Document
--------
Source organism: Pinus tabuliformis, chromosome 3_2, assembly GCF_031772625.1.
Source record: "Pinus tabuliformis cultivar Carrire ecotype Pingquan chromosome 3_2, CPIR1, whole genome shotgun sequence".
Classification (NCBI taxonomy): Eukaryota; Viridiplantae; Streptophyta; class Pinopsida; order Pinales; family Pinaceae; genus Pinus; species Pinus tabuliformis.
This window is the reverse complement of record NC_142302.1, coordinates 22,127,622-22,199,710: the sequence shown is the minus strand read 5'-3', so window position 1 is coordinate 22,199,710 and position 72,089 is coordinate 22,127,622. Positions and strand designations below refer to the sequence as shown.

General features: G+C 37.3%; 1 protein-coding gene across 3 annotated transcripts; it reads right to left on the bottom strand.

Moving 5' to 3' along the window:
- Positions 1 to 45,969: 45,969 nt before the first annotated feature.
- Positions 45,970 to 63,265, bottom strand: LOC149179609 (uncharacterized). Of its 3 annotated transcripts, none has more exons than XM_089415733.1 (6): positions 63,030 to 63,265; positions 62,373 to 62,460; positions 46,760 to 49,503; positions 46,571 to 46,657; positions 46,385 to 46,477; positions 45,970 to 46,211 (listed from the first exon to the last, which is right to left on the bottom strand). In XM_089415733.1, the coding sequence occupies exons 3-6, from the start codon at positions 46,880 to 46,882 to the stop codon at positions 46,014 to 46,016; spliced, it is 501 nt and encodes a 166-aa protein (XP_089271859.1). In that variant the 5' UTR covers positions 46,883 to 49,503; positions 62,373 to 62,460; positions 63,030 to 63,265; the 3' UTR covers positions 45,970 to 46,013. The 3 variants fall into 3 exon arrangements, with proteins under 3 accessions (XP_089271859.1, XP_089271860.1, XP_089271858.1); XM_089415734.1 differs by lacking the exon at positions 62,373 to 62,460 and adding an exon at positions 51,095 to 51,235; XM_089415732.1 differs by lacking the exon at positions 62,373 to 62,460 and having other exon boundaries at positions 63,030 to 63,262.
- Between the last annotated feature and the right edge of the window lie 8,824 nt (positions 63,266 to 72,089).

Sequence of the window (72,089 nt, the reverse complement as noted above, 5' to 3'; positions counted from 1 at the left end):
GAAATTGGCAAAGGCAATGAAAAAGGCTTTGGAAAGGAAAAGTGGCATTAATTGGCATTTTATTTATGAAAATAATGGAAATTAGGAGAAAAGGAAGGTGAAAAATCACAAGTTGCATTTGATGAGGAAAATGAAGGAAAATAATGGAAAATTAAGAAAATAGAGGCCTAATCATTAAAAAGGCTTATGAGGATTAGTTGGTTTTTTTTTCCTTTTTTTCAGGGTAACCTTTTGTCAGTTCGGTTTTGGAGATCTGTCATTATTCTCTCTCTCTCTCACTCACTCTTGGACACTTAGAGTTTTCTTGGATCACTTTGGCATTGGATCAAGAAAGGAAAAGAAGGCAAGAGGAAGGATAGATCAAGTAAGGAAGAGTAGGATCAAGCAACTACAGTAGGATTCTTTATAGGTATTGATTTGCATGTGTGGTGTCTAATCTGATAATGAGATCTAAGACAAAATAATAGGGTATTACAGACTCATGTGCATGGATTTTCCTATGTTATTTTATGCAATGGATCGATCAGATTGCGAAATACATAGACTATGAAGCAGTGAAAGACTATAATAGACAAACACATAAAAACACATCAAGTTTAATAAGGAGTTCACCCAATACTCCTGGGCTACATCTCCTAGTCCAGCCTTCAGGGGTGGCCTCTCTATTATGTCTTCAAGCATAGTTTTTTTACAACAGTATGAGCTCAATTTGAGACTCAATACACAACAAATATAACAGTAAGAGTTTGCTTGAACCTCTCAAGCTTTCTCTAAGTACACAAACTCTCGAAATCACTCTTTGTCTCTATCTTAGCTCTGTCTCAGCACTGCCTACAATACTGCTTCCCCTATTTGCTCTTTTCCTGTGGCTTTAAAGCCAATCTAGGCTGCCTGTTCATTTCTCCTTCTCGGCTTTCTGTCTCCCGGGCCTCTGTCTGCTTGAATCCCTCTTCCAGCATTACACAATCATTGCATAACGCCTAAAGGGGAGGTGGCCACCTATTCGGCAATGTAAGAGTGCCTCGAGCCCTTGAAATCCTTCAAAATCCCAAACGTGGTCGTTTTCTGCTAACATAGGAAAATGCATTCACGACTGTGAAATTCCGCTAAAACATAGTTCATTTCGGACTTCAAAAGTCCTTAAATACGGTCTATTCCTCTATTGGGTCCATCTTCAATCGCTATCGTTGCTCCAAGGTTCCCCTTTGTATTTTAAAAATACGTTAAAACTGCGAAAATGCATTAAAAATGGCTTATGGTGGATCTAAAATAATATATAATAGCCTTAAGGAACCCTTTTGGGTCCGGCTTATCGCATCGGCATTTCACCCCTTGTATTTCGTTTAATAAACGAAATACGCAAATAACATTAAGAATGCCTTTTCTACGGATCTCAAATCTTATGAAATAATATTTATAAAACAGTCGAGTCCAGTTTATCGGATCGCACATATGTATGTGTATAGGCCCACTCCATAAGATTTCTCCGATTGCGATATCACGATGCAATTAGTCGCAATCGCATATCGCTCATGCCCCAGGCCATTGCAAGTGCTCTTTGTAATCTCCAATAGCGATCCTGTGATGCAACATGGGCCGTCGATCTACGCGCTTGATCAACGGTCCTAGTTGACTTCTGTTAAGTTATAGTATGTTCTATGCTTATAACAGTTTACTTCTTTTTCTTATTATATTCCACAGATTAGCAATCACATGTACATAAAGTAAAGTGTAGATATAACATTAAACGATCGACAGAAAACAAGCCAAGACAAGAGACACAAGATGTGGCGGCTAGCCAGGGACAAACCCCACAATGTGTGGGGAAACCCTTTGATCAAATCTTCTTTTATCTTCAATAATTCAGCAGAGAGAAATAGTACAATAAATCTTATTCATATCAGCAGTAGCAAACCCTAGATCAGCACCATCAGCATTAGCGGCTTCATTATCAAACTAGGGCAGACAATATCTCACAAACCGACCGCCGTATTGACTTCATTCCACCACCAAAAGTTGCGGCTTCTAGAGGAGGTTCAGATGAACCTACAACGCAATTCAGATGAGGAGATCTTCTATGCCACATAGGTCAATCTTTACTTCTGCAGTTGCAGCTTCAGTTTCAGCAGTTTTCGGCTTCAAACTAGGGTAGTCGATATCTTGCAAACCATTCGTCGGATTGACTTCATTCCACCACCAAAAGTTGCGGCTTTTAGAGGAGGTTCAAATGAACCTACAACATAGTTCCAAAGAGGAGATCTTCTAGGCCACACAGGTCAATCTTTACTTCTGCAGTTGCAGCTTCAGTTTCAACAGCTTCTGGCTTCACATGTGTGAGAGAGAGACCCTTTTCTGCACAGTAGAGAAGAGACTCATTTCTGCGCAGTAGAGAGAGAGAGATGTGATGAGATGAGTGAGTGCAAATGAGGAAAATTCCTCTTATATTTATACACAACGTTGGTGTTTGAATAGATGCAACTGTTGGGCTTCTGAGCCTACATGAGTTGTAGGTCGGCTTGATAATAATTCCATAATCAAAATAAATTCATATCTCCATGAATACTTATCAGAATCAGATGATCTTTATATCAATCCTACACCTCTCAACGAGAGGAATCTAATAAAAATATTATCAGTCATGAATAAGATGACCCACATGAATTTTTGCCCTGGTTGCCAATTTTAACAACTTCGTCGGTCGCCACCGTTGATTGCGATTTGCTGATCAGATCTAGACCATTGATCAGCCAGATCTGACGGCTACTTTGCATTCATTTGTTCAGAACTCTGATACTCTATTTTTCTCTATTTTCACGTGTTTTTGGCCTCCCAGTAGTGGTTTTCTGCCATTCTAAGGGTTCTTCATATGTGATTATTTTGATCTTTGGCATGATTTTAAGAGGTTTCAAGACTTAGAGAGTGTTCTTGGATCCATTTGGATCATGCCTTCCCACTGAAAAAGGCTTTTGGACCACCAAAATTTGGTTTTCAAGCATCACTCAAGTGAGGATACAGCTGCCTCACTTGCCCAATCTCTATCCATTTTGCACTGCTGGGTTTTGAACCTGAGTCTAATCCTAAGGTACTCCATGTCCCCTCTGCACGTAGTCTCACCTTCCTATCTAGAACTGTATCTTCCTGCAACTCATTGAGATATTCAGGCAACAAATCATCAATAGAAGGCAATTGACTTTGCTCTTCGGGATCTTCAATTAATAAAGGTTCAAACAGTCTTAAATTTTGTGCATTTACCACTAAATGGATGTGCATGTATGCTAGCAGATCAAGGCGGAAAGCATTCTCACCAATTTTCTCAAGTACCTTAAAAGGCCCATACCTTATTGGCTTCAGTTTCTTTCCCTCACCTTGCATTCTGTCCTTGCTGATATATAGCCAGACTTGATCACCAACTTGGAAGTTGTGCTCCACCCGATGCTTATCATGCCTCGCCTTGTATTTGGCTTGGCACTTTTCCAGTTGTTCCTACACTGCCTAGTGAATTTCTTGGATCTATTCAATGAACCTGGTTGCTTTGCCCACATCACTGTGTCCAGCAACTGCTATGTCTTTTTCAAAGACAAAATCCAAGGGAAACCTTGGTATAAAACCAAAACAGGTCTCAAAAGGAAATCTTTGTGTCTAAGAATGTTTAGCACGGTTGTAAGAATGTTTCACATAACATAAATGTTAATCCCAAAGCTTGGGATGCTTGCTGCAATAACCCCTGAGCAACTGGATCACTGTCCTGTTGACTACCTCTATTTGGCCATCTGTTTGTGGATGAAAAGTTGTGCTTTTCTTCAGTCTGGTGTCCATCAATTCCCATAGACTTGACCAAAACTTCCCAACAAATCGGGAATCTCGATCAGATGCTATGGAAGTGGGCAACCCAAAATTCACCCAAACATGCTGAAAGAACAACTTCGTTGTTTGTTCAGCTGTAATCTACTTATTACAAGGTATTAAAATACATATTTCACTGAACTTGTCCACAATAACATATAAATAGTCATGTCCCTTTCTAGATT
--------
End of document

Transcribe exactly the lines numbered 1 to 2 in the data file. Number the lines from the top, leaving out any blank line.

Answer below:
Source organism: Pinus tabuliformis, chromosome 3_2, assembly GCF_031772625.1.
Source record: "Pinus tabuliformis cultivar Carrire ecotype Pingquan chromosome 3_2, CPIR1, whole genome shotgun sequence".